Scarborough-based Unison has won an order worth over $2.5m to supply tube-bending machinery to Northrop Grumman Newport News for aircraft carrier production.
The order, for three of Unison’s Breeze machines to bend tubes of up to 15cm in diameter, plus tooling and spares, is the company’s largest to date. It was secured in conjunction with the company’s USA partner, Horn Machine Tools, with delivery due to start in April 2007.
The machinery will provide the shipbuilder with the means to fabricate the shaped tube parts required for ships’ systems. As each section of the aircraft carrier is built, the data for each part in that section will be downloaded automatically from the design database.
Unison’s machines are all-electric, using servo motors to control the bending process, rather than manually-controlled hydraulics. According to Unison, this provides very precise bending under software control, allowing each operation to be configured automatically from downloaded design data, and repeatedly replicated as required. The technology is suitable for the small batch production environment of shipbuilding, where many component parts are fabricated in very small quantities.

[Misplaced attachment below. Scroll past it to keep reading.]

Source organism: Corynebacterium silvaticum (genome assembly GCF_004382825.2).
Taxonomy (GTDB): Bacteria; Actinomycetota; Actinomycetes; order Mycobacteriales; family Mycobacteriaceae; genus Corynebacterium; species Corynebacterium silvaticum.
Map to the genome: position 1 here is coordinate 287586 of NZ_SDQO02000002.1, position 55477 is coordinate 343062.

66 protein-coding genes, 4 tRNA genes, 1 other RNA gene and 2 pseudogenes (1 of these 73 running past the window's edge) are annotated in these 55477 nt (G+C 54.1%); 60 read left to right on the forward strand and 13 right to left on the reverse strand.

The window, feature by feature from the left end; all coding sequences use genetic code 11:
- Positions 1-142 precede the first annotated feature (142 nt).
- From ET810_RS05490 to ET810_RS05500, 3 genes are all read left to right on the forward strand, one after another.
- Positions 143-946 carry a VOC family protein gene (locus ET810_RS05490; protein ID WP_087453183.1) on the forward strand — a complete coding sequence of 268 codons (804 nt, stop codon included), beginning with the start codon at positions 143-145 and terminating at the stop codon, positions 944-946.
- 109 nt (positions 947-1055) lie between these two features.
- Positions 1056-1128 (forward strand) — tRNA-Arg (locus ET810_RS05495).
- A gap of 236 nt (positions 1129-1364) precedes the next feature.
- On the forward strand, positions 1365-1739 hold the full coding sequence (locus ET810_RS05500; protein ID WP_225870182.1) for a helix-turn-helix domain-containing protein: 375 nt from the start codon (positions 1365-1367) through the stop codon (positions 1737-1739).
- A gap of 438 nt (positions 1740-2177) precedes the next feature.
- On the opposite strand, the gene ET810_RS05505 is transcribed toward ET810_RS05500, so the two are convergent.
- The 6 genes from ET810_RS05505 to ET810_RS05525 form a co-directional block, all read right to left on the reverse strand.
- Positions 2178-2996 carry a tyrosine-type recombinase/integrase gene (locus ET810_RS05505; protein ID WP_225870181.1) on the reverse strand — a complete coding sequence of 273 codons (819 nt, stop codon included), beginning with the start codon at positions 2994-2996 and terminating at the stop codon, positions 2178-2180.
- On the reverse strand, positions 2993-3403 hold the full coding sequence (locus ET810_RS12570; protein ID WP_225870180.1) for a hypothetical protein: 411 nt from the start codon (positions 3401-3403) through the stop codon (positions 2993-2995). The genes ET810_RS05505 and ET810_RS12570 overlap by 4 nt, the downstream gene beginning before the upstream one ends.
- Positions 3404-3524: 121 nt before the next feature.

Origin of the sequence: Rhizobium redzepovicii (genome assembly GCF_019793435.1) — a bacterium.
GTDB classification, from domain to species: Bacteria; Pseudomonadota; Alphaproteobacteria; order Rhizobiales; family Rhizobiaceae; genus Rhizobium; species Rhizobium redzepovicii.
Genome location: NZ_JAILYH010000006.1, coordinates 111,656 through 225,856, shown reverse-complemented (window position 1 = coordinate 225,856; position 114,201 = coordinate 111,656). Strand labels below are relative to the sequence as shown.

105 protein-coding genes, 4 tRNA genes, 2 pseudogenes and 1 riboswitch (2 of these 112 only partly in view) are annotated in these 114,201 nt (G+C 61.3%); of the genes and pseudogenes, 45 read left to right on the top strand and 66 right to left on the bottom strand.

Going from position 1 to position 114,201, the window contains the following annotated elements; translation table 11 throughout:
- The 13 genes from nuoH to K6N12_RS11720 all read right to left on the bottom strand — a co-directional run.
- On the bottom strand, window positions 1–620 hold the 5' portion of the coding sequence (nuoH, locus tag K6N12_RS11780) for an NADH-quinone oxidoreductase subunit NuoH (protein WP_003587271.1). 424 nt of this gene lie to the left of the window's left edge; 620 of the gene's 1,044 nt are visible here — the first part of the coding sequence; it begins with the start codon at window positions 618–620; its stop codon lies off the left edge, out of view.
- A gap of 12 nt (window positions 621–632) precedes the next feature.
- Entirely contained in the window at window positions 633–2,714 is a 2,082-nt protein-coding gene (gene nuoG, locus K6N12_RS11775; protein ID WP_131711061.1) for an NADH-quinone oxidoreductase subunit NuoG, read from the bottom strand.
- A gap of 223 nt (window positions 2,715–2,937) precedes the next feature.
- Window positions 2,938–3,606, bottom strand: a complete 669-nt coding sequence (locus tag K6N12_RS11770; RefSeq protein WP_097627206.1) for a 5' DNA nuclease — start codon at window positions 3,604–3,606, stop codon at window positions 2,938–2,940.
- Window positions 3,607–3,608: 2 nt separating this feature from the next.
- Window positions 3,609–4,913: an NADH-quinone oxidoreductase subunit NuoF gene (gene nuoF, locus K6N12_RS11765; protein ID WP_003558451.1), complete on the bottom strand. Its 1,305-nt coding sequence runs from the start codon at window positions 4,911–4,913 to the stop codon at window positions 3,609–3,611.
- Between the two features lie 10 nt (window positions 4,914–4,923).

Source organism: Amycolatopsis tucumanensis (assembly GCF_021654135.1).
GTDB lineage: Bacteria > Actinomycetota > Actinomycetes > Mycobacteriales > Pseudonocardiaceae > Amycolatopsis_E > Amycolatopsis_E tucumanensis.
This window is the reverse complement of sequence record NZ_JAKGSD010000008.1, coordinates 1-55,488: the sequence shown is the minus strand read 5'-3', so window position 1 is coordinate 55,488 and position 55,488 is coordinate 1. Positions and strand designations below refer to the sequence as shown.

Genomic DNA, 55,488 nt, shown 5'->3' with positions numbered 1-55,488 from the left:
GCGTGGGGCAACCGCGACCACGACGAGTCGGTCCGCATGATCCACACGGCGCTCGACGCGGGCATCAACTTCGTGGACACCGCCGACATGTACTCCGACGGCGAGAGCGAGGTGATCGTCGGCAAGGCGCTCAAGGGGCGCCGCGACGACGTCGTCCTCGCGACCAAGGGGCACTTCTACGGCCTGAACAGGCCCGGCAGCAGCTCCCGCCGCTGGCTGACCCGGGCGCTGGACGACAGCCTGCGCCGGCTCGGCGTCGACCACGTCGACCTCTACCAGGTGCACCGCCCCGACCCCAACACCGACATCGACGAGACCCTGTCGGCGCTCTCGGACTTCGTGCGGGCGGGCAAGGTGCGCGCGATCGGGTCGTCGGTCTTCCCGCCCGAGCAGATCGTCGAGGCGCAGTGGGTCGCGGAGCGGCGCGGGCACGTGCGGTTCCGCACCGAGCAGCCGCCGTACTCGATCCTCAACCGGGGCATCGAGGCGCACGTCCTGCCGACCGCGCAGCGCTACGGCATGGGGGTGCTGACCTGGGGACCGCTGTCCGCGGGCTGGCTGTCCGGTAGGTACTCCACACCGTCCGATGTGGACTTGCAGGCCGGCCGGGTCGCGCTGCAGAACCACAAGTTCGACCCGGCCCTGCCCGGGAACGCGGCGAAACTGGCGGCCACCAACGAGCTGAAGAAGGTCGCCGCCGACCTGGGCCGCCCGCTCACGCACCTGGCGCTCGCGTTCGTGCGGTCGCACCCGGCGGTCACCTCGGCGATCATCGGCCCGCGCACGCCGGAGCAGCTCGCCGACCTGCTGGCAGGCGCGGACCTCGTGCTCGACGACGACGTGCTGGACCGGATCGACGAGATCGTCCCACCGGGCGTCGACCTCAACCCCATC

Unison will fit the machines with a laser measurement system which will automatically measure the final dimensions of each part as it is fabricated, and compare it against the specification to check that it is within tolerance. This process will ensure that any minor variations in the tubing shape are compensated for automatically.
The machines include energy saving features, and only consume a significant amount of energy when they are actually performing a bend. A hydraulic bender, by contrast, typically consumes energy all of the time, as the system’s hydraulic fluid has to be maintained at a high pressure. Unison expects all-electric operation to reduce the power consumption for these machines by as much as 90 per cent compared to similar hydraulic benders.